Forty-two years ago, as a 27 year-old married woman with a freshly minted Ph.D. in social anthropology, I embarked on a research project to learn about the only women’s prison in Israel, Neve Tirza. Specifically, I wondered if it would conform to Canadian sociologist Erving Goffman’s characteristics of total institutions: places where a large number of similarly situated people reside.
I used the participant observation method, spending days and nights with the prisoners and wardens, working alongside them and interacting over a period of one year. I took copious notes, filling more than 1,000 pages. I got to know them well, learning a bit about their private struggles.
One of the prisoners was Sonia, sentenced to life for the murder of her husband. She left her three-year-old daughter with her mother and found it nearly impossible to maintain a good relationship with the child. She told the child the prison was a hospital, but the lie ultimately made their relationship worse.
Though I learned so much about the personal stories of these women, I don’t know how their lives unfolded after I left. I drew my conclusions about total institutions, not entirely agreeing with Goffman. I published my research in a book, Women in Jail in Israel.
I have since engaged in what is now a 40-year academic career, today at Western Galilee College, specializing in medical anthropology. I am not sure if it is a function of my age or stage of life, but my mind frequently wanders back to my days at Neve Tirza. What happened to Sonia, to her relationship with her daughter, to the others? I have recently felt a need to return to the field notes because I know that they contain a great deal of information I didn’t use.
Even so many years ago, after I completed my dissertation, I toyed with the idea of writing about motherhood but never did as I became engrossed in a new research field, the use of traditional medicine. Other times since then, I considered using the diaries to write about my personal experiences and feelings during that time and perhaps I may still get there.
Through my teaching, I have recently delved into gender literature, and this has once more led me toward the issue of motherhood. Now that I am a mother, a grandmother and a senior scholar, I wonder how I would view this topic in my field notes through the lens of my life’s perspective? Would I find something else there?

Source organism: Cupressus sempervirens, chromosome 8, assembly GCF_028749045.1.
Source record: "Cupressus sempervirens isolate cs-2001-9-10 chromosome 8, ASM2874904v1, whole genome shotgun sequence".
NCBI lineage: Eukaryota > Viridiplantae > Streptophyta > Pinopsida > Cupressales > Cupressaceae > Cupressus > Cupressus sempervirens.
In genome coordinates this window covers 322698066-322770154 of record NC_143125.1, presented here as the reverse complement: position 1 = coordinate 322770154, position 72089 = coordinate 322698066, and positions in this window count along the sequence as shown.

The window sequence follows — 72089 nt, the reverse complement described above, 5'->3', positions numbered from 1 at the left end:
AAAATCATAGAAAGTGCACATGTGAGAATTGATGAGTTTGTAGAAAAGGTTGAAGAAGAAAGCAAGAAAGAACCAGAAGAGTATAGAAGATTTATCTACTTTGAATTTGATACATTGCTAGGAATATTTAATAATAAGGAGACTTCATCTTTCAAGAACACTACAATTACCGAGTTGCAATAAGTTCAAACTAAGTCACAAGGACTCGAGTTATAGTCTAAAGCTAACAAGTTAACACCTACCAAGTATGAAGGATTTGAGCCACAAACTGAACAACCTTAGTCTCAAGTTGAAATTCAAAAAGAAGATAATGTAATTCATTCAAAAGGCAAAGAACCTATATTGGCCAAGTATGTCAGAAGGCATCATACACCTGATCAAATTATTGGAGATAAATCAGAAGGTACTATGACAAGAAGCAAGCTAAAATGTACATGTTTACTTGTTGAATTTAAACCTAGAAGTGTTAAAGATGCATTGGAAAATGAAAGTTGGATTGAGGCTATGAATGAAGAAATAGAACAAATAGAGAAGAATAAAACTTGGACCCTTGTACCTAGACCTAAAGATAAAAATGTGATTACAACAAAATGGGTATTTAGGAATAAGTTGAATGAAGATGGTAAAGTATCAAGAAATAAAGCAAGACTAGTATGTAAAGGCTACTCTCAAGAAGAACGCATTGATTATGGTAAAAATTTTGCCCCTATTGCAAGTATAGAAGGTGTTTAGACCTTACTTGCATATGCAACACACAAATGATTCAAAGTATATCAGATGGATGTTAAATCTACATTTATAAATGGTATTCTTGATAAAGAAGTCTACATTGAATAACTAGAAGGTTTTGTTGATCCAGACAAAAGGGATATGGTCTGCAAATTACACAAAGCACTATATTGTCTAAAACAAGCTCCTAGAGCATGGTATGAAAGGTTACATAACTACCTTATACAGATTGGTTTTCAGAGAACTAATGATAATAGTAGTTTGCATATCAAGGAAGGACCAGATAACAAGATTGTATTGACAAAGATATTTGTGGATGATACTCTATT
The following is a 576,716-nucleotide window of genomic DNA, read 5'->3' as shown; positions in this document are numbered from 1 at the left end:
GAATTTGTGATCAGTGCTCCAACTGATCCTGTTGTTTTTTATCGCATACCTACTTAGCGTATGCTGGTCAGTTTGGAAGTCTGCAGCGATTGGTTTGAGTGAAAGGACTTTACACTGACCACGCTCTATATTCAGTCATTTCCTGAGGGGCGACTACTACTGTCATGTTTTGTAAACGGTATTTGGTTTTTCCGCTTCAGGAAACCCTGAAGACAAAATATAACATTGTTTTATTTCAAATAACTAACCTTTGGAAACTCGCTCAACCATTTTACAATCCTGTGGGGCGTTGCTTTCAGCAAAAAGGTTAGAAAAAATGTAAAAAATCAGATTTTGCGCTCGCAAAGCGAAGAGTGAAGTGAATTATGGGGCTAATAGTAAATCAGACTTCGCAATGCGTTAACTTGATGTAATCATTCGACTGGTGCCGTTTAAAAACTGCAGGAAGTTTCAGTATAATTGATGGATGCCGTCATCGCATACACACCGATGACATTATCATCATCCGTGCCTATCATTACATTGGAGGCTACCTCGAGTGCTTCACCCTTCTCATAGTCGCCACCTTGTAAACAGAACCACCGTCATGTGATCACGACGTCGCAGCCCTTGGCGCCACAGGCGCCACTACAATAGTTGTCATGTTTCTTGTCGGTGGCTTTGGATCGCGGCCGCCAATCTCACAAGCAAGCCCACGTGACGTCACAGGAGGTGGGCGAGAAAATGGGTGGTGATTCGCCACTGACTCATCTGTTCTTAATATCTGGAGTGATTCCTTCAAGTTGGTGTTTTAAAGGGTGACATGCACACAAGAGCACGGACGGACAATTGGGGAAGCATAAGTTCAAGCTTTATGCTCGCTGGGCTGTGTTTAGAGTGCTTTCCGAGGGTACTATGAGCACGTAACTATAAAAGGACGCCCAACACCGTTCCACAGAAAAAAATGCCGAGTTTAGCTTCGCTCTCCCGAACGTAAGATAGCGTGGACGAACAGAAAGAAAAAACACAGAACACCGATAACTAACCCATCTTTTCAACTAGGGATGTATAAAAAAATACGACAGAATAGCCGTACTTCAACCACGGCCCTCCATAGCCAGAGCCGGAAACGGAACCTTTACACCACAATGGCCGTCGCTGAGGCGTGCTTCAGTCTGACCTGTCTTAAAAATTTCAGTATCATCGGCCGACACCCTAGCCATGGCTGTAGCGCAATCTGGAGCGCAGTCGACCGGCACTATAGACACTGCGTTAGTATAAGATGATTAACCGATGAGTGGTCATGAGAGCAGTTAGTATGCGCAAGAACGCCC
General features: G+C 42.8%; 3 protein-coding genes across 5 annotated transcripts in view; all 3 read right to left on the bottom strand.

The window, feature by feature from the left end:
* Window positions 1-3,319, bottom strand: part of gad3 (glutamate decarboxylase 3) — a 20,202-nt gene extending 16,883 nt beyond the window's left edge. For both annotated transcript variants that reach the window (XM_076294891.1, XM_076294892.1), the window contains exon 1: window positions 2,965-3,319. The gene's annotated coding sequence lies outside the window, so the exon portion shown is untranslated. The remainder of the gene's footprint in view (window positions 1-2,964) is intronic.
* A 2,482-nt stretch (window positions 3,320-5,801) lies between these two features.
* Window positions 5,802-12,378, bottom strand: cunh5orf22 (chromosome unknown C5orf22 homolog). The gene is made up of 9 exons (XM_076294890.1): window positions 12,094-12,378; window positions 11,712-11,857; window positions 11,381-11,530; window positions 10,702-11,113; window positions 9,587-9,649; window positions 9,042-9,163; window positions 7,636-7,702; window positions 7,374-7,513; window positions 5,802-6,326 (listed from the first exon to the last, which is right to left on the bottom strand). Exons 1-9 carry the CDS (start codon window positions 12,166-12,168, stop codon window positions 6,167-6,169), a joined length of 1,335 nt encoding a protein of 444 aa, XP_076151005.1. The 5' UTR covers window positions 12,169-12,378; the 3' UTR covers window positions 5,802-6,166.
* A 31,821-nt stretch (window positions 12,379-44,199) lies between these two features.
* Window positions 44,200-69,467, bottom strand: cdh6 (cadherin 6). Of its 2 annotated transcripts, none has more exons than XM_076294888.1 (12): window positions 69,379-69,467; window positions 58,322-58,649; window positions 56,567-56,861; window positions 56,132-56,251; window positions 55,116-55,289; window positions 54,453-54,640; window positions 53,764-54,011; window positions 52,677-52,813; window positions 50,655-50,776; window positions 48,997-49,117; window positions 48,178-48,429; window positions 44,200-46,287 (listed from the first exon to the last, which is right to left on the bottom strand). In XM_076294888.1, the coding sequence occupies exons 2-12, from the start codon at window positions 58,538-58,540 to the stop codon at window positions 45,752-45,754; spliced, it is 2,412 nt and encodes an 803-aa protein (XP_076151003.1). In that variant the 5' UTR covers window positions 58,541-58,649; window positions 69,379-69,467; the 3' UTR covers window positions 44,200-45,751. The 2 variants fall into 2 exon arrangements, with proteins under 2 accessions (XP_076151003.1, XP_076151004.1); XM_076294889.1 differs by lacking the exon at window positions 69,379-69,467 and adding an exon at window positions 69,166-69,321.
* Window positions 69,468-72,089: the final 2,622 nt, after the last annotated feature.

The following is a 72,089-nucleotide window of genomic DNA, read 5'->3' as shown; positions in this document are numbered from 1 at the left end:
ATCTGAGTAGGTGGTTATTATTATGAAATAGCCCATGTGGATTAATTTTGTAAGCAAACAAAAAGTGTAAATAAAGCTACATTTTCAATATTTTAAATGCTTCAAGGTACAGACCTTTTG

Recently I was asked whether the young women whom I met in the prison had been sexually abused as children. I could not answer this question because I never asked. I was a young woman from a good family. What did I know about sexual abuse? Forty years ago, we talked less about this issue.
A summer scholar-in-residency at the Hadassah-Brandeis Institute gave me the opportunity to revisit my notes. I scanned all my notebooks and took them with me to Brandeis University, where I began the process of re-entering that time of my life, of the lives of the women I studied so long ago.
As I read through the notes, there are so many directions I might have taken. I could have studied power relations, but the subject that rises to the surface for me today is motherhood and the social status conferred by it in prison. Not being a mother at the time, perhaps I did not pay as much attention or perhaps I simply stayed close to my original goals, to study the theory of a total institution.
Now the issue of motherhood takes center stage as I revisit my field notes and form new conclusions. I see that being a mother in prison entails an extra measure of pain. It brings with it a special concern, pity and a desire to help on the part of warders and other inmates. It leads the mothers to manipulate their status to win concessions and benefits. I am just at the beginning of the process, through 200 of the 1000 pages. Will I discover something unforeseen, about myself perhaps? The diaries bring to the surface memories of events that I did not record. I can hear the sound of clanging doors, of the main gate opening, the voices of certain women whom I now miss. What happened to them? I am sad that I will probably never know.
None of this emotion will appear in the present analysis. It belongs to an analysis that places the researcher at the center. The present research evokes my memories, but that is personal. I believe the research should be based solely on my notes. Yet, I wonder if my memories or a story about my own growth and relationship to this project remains an option for the future.
Dr. Ofra Greenberg was a Helen Gartner Hammer Scholar-in-Residence at HBI during the summer of 2014. She is a senior lecturer at the Western Galilee College in Israel specializing in medical anthropology.